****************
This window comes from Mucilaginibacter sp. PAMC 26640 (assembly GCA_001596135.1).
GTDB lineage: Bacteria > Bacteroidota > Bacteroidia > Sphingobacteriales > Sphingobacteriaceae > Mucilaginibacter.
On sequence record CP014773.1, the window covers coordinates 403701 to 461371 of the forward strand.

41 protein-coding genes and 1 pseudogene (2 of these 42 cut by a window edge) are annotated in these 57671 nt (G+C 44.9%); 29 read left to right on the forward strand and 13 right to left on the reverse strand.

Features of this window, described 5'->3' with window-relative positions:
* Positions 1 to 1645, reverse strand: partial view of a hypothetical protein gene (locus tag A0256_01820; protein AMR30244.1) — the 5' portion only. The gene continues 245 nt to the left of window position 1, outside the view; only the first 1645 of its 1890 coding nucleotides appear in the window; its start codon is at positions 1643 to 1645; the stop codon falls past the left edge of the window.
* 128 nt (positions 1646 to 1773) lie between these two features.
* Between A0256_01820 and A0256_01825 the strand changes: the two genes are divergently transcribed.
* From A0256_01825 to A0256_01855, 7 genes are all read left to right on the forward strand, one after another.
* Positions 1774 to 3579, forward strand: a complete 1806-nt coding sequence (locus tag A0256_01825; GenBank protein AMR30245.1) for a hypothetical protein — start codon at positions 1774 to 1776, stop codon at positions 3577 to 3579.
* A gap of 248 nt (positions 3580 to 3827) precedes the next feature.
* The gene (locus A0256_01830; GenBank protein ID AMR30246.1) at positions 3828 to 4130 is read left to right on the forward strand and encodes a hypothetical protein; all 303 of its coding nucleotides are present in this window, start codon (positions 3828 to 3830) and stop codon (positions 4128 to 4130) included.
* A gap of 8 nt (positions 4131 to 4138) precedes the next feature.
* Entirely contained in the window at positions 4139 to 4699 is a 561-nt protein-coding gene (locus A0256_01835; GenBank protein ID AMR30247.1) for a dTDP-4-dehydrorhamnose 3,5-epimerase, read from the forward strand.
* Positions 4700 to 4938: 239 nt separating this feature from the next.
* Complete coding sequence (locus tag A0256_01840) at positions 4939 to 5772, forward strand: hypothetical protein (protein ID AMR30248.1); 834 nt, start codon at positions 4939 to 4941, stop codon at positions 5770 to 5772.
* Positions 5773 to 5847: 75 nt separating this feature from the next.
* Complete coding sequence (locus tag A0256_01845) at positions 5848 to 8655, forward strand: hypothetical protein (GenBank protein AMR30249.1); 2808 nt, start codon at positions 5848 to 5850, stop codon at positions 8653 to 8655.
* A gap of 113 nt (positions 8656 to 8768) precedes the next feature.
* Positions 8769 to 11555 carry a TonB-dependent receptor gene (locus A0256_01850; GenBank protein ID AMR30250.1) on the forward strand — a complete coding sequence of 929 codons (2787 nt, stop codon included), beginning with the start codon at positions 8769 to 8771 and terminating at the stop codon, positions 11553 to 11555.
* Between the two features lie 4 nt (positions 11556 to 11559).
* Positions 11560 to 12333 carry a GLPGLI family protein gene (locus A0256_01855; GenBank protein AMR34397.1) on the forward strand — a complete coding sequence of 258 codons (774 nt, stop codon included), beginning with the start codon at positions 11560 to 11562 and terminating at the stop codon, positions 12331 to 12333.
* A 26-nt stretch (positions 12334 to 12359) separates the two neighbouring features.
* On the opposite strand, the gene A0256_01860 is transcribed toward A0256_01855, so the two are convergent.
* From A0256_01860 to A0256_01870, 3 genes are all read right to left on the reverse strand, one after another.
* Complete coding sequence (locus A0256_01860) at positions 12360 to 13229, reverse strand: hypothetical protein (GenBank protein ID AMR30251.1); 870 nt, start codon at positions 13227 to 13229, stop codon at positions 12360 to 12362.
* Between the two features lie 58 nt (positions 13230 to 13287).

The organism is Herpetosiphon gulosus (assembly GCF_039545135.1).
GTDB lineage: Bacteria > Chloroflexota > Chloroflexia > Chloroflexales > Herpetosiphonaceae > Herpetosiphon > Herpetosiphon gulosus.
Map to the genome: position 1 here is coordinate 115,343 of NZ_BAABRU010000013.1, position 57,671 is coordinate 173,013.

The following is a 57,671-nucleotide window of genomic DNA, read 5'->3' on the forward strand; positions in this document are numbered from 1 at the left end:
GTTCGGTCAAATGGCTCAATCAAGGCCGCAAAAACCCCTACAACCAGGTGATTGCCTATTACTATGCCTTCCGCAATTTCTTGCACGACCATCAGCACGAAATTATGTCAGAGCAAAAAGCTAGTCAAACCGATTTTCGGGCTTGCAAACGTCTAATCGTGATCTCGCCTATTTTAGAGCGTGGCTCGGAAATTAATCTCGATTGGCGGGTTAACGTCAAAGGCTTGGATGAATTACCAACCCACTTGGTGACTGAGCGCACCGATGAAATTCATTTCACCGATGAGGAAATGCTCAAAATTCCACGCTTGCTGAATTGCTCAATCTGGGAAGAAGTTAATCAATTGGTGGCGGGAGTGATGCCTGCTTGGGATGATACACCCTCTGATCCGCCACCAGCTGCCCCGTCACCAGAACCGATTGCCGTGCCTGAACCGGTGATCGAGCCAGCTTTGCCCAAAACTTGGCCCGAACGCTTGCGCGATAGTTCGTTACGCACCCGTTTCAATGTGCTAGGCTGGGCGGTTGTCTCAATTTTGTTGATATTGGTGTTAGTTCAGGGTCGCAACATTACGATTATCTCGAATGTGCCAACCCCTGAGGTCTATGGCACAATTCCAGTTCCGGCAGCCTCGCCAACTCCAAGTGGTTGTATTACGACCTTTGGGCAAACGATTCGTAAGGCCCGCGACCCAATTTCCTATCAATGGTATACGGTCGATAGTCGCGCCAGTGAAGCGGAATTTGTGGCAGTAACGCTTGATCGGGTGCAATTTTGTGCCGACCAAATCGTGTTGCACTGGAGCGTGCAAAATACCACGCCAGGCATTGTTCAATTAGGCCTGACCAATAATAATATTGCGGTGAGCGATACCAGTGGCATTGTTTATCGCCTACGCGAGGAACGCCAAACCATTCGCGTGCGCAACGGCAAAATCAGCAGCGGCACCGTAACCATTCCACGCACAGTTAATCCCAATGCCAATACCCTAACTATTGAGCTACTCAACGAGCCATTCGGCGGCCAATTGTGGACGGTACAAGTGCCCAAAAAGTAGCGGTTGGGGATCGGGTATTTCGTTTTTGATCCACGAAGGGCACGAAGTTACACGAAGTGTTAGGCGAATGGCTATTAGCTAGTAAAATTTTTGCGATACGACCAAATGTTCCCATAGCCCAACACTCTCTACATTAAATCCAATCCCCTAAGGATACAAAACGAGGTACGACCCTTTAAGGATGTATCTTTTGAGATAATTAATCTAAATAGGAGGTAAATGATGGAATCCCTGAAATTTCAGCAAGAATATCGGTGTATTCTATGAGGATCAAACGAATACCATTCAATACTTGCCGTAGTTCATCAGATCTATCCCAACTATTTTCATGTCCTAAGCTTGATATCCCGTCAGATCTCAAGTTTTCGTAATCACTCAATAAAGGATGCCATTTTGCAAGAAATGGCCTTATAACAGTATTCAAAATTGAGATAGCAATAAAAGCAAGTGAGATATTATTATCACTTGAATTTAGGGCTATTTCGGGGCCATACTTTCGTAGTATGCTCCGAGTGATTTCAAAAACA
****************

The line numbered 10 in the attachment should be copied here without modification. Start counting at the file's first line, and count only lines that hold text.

* Positions 1774 to 3579, forward strand: a complete 1806-nt coding sequence (locus tag A0256_01825; GenBank protein AMR30245.1) for a hypothetical protein — start codon at positions 1774 to 1776, stop codon at positions 3577 to 3579.